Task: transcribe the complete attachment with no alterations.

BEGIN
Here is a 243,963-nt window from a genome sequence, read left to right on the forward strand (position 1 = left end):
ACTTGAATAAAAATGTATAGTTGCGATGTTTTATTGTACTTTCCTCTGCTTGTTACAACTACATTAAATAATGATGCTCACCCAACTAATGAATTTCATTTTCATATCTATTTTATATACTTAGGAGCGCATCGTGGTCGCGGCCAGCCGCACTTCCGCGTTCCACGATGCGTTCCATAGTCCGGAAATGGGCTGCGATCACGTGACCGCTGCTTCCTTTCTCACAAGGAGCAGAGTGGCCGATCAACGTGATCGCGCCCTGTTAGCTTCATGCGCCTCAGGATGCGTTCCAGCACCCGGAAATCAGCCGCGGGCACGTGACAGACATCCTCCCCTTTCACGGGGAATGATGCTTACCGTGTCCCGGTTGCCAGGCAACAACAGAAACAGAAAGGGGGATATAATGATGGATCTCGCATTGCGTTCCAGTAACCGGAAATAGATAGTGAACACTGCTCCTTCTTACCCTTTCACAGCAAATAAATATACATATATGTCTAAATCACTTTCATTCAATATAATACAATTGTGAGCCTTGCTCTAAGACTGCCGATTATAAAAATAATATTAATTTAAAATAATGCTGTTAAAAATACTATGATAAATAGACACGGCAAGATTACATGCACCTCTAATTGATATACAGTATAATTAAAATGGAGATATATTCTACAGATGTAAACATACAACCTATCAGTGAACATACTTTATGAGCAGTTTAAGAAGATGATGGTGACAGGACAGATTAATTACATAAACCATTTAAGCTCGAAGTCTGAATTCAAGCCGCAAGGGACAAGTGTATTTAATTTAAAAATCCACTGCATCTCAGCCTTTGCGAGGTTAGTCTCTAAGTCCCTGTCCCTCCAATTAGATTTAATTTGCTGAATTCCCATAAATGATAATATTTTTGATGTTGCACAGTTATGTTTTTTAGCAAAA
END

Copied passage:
Here is a 243,963-nt window from a genome sequence, read left to right on the forward strand (position 1 = left end):
ACTTGAATAAAAATGTATAGTTGCGATGTTTTATTGTACTTTCCTCTGCTTGTTACAACTACATTAAATAATGATGCTCACCCAACTAATGAATTTCATTTTCATATCTATTTTATATACTTAGGAGCGCATCGTGGTCGCGGCCAGCCGCACTTCCGCGTTCCACGATGCGTTCCATAGTCCGGAAATGGGCTGCGATCACGTGACCGCTGCTTCCTTTCTCACAAGGAGCAGAGTGGCCGATCAACGTGATCGCGCCCTGTTAGCTTCATGCGCCTCAGGATGCGTTCCAGCACCCGGAAATCAGCCGCGGGCACGTGACAGACATCCTCCCCTTTCACGGGGAATGATGCTTACCGTGTCCCGGTTGCCAGGCAACAACAGAAACAGAAAGGGGGATATAATGATGGATCTCGCATTGCGTTCCAGTAACCGGAAATAGATAGTGAACACTGCTCCTTCTTACCCTTTCACAGCAAATAAATATACATATATGTCTAAATCACTTTCATTCAATATAATACAATTGTGAGCCTTGCTCTAAGACTGCCGATTATAAAAATAATATTAATTTAAAATAATGCTGTTAAAAATACTATGATAAATAGACACGGCAAGATTACATGCACCTCTAATTGATATACAGTATAATTAAAATGGAGATATATTCTACAGATGTAAACATACAACCTATCAGTGAACATACTTTATGAGCAGTTTAAGAAGATGATGGTGACAGGACAGATTAATTACATAAACCATTTAAGCTCGAAGTCTGAATTCAAGCCGCAAGGGACAAGTGTATTTAATTTAAAAATCCACTGCATCTCAGCCTTTGCGAGGTTAGTCTCTAAGTCCCTGTCCCTCCAATTAGATTTAATTTGCTGAATTCCCATAAATGATAATATTTTTGATGTTGCACAGTTATGTTTTTTAGCAAAA